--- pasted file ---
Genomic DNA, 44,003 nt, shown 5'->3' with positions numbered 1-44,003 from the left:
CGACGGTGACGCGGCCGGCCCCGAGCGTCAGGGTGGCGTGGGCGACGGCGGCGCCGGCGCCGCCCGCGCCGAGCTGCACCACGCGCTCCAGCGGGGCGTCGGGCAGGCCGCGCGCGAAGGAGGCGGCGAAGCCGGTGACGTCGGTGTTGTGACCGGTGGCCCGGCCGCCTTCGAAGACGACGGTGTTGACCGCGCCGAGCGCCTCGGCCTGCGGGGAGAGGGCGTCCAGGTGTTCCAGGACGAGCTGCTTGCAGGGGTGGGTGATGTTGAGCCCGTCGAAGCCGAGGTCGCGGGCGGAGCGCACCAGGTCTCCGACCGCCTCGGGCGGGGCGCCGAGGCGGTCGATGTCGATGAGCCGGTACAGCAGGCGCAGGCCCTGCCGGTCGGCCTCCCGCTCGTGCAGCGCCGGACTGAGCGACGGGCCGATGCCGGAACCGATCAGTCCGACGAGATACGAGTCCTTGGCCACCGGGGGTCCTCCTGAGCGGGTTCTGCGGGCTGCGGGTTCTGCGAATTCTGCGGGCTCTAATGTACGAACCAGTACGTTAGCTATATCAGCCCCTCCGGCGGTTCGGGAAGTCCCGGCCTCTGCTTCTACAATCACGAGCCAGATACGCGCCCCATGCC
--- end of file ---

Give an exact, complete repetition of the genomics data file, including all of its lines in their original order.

Genomic DNA, 44,003 nt, shown 5'->3' with positions numbered 1-44,003 from the left:
CGACGGTGACGCGGCCGGCCCCGAGCGTCAGGGTGGCGTGGGCGACGGCGGCGCCGGCGCCGCCCGCGCCGAGCTGCACCACGCGCTCCAGCGGGGCGTCGGGCAGGCCGCGCGCGAAGGAGGCGGCGAAGCCGGTGACGTCGGTGTTGTGACCGGTGGCCCGGCCGCCTTCGAAGACGACGGTGTTGACCGCGCCGAGCGCCTCGGCCTGCGGGGAGAGGGCGTCCAGGTGTTCCAGGACGAGCTGCTTGCAGGGGTGGGTGATGTTGAGCCCGTCGAAGCCGAGGTCGCGGGCGGAGCGCACCAGGTCTCCGACCGCCTCGGGCGGGGCGCCGAGGCGGTCGATGTCGATGAGCCGGTACAGCAGGCGCAGGCCCTGCCGGTCGGCCTCCCGCTCGTGCAGCGCCGGACTGAGCGACGGGCCGATGCCGGAACCGATCAGTCCGACGAGATACGAGTCCTTGGCCACCGGGGGTCCTCCTGAGCGGGTTCTGCGGGCTGCGGGTTCTGCGAATTCTGCGGGCTCTAATGTACGAACCAGTACGTTAGCTATATCAGCCCCTCCGGCGGTTCGGGAAGTCCCGGCCTCTGCTTCTACAATCACGAGCCAGATACGCGCCCCATGCC